As difficult as it is for some of you to believe, I was a painfully shy child. I wasn’t smart enough to be a nerd or an egghead, nor was I pretty enough to be the girl everyone wanted to befriend. I always was nagged by the disquieting feeling of not fitting in socially, scholastically or even domestically. The oldest of three children, I was eclipsed by a sweet-natured, runway-pretty sister and a devil-may-dare, “boys will be boys” younger brother.
Forever tagged with the encouragement to “be a good girl and help your mother”, I didn’t really have a place where I could just be me, or even discover who “me” was. Until I found the public library.
Even today, the library feels like home to me. Not as musty and dusty as it was in my younger days, it still feels like hallowed ground and as though, with enough time to absorb the environment, I can leave feeling decades younger than when I walk in.
It was at the library, among the hushed whispers and soft crackling of turning pages, that I discovered what it’s like to feel smart.
It was there that I committed myself to learning at least one new word per visit — how to spell the word, what its meaning was and how to use it in a complete sentence.
At the library, I was surrounded by great writers and great thinkers. I became friends with Tennessee Williams and Margaret Mitchell.
Edgar Allen Poe taught me that weird can be wise and that emotional madness can be therapeutic.
Through the years, I added many brilliant minds to my list of friends who communicated with me through the printed word and I took their secrets — many more than I think they intended to share — and guarded them like they were my own. I took the little pieces of them that they lost with every word they wrote and used those pieces to strengthen myself.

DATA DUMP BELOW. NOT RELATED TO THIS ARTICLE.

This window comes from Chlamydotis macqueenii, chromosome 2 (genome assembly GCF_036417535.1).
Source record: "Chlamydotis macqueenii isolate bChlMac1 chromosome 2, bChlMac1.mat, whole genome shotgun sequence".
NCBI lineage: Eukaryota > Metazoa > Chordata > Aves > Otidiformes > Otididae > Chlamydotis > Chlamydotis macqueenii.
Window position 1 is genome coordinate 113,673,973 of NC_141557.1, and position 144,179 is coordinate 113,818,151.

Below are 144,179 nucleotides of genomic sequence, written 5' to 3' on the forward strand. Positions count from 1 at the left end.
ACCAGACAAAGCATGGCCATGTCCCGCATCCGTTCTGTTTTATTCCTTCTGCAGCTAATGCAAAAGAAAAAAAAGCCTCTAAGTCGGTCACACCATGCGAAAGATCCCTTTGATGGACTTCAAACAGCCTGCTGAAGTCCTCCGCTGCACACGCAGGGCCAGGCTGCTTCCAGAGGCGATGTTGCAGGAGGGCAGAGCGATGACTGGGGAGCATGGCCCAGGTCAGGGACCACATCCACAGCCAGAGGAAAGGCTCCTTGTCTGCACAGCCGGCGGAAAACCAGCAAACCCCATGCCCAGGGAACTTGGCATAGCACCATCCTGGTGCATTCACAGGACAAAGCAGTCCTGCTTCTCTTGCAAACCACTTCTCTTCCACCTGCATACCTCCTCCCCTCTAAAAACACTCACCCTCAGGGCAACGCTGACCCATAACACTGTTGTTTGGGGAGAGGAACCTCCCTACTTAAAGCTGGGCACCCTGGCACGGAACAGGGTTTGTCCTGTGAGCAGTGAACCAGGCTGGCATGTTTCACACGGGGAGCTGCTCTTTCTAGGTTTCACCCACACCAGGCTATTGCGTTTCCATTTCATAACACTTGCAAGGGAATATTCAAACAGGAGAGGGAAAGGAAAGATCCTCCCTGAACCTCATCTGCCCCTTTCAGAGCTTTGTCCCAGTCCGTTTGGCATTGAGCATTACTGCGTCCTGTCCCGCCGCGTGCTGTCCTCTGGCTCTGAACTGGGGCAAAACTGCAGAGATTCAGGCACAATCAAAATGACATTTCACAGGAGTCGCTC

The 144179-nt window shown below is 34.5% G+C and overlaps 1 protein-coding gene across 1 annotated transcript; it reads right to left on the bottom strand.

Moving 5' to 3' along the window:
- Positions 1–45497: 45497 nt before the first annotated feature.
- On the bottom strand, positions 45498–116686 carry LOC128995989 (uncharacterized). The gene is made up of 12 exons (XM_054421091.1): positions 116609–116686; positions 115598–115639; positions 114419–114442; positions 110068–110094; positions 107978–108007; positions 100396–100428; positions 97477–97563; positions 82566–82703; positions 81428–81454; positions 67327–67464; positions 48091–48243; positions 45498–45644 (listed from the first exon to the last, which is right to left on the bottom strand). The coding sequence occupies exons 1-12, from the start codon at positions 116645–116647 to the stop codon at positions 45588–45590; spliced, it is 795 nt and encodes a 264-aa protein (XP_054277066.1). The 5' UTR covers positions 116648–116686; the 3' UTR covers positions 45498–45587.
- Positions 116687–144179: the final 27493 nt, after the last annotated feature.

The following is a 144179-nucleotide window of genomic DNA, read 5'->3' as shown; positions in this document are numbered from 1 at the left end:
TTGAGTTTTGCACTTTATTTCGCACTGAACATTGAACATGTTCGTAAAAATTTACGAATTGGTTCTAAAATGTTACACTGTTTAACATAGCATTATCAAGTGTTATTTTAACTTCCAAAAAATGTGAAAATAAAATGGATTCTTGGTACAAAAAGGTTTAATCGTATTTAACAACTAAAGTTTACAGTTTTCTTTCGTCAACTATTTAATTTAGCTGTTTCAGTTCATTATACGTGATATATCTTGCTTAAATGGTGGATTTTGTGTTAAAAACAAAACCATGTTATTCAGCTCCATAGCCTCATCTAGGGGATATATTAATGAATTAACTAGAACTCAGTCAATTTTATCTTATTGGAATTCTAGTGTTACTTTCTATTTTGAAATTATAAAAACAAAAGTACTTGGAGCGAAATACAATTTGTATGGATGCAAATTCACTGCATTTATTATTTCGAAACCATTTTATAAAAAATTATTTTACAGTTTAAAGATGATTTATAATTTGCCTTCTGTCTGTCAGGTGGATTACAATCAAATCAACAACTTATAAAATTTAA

By high school, I still didn’t qualify for a nerd or egghead label, nor was I any prettier than before, but I was charismatic enough to attract more friends than just my writing buddies at the library.
I’d already read, and in some cases practically memorized, the assigned reading in English literature: Keats, Shakespeare, Byron, “Catcher in the Rye,” “Moby Dick” and “The Scarlet Letter.” That fact, plus an uncanny ability to make a whole lot of nothing read like a whole lot of something, made me the go-to girl in English lit.
The library of my youth is long gone now. The sacred ground is now home to an elaborate amusement theme park. Even if it were still there, it would have changed, as libraries across the country have changed.
No longer limited to paper pages and bound backs, libraries are redefining themselves using multiple platforms and reinventing themselves as the gateway to universal knowledge.
This is National Library Week. Take your inner child out to the place where everyone, even painfully shy children, can feel smart and right at home.
Linda Brown is marketing director for The Ottawa Herald. Email her at firstname.lastname@example.org